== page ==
A row is growing in Swaziland about whether churches should be involved in politics.
Leaders of the Swaziland League of Churches and the Conference of Swaziland Churches in interviews with the Times of Swaziland, the kingdom’s only independent daily newspaper, complained that other church leaders had led a march to the prime minister in protest at the death of democracy activist Sipho Jele. They said that churches had no place in politics.
The Times’ article has provoked a response from the Swaziland Coalition of Concerned Civic Organisations (SCCCO) which is reproduced below.
There was also a critical response in today’s Times (26 May 2010) in which a reader complained about the biased reporting on the subject by the Times. Click here to read the letter.
The Swaziland Coalition of Concerned Civic Organisations expresses its deepest concern that Bishop Hlatshwayo of the Swaziland League of Churches and Bishop Masilela of the Conference of Swaziland Churches are unable to distinguish between the defence of human rights and politics. Their attack on the Catholic Commission of Justice and Peace is without any foundation in decency, humanity, theology or scripture.
To equate standing up for peace and justice for all with a merely political act is to fundamentally misunderstand the concepts of justice as preached in the bible and their modern secular expression in human rights.
Our human rights are universal – they apply to all of us and when one person is deprived of their rights we all are. Whether Sipho Jele’s death was an accident, suicide or homicide it was at a time when he was under the protection of the state authorities. The march was not a march of protest but a request that justice should be done so that the Jele family gets to know how and why their son died so tragically early.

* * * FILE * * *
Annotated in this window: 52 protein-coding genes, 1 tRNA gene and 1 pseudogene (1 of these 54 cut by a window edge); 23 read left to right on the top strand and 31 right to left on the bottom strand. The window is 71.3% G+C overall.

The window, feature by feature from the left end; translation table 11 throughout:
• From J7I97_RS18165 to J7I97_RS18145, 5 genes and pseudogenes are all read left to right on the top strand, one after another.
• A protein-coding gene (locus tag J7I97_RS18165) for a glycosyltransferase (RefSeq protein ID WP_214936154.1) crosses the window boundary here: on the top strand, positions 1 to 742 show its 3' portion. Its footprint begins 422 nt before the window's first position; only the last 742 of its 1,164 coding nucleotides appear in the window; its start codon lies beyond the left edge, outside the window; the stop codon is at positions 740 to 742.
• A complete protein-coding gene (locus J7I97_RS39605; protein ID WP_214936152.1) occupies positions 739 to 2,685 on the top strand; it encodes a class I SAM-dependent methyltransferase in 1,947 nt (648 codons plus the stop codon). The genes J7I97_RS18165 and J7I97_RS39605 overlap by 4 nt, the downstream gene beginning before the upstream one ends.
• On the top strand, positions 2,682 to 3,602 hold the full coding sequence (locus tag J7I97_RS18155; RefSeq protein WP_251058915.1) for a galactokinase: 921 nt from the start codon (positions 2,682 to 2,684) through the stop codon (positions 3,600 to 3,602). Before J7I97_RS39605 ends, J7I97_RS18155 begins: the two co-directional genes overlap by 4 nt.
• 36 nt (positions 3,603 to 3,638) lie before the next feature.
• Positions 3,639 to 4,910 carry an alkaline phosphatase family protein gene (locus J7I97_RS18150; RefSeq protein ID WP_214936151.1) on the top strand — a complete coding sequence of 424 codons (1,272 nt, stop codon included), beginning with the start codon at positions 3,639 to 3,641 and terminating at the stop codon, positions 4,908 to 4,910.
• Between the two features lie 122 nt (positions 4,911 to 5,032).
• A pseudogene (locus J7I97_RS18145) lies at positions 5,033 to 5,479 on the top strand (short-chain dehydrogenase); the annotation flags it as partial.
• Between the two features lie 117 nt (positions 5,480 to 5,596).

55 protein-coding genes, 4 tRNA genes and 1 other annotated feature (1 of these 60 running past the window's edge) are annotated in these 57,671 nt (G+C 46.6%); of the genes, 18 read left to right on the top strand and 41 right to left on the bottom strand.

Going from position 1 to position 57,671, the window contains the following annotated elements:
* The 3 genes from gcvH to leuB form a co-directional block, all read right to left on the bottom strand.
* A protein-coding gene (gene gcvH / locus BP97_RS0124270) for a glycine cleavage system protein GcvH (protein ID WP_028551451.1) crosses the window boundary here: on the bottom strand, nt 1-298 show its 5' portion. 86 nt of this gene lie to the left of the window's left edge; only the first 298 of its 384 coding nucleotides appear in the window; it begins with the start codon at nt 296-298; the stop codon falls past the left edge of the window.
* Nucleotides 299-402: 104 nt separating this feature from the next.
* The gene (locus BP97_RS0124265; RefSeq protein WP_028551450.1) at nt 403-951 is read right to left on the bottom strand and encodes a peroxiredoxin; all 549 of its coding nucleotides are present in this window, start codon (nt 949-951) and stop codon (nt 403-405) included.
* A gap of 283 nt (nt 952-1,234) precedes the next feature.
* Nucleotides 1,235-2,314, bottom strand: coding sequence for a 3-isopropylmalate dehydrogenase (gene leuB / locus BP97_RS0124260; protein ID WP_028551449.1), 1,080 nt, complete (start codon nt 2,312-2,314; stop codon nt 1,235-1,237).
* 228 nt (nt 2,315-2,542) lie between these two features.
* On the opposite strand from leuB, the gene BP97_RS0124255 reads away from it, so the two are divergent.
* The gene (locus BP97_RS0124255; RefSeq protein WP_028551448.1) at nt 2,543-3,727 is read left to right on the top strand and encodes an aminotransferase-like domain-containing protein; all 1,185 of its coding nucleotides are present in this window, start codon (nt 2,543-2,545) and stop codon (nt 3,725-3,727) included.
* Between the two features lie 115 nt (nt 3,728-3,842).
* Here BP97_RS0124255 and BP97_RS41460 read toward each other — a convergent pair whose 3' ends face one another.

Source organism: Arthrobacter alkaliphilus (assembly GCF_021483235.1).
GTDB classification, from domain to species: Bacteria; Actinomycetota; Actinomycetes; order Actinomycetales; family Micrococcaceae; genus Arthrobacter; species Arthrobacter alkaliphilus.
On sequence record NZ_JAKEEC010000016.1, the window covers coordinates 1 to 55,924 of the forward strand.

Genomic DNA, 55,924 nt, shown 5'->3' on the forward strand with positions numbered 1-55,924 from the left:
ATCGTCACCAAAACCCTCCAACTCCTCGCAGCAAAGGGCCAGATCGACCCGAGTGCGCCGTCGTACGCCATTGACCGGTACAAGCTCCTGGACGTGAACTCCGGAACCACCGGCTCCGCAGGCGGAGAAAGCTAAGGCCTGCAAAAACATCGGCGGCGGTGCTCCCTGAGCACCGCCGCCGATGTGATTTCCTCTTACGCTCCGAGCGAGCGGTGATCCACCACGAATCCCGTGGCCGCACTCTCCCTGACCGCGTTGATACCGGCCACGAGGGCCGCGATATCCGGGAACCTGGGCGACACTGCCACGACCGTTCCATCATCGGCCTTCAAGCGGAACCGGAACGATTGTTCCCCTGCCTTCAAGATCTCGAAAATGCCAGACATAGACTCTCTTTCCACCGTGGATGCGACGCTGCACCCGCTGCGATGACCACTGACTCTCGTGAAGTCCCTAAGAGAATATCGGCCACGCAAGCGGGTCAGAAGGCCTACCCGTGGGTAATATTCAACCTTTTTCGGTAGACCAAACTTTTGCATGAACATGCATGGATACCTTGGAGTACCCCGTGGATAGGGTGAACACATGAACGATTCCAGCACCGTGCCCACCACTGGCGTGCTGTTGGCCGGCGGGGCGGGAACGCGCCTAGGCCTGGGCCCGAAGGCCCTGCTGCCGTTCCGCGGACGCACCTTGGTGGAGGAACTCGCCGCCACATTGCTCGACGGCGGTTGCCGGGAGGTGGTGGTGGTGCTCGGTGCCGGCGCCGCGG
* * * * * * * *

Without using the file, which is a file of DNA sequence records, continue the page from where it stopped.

In this country standing up for our rights is seen to be playing politics – the two could not be further apart – politics in this country is the use and often abuse of power by a small number acting in their own self interest. Human rights is about preserving the dignity and respect for everyone no matter how lowly they may appear.
The Church, just like rights, is also universal. For a church to remove itself from the defence of the poor, the prisoners and the prostitutes is not only an act of moral cowardice, it goes against the preaching and actions of Jesus. As Christians, Bishops Hlatshwayo and Masilela must know that Christ died for every one of us – not just the rich and powerful. He died so that Sipho Jele might be free.
Not to stand up for justice for Jele is not only avoiding a political act but it is actually taking a supremely deliberate and provocative political stand. It is saying that the forces of government can, should and must do as they wish with the blind support of the Church. It is saying that the Church supports the powerful, not the powerless. We cannot find that position supported in scripture.
The Church is the one place that should not be neutral on questions of good and evil, it must take a stand. If we follow the logic of the Conference and the Federation then these clergymen would be calling Bishop Tutu’s stance against apartheid as ‘political’, it would consider Dr Martin Luther King’s championing of civil rights for Black Americans as ‘political’ and it would even call William Wilberforce’s campaign for the abolition of slavery as ‘political’. They were not political but incredibly brave moral acts driven by a Christian desire for justice for all.
The bible is clear, we must respect our leaders but only when they follow the rules of good leadership.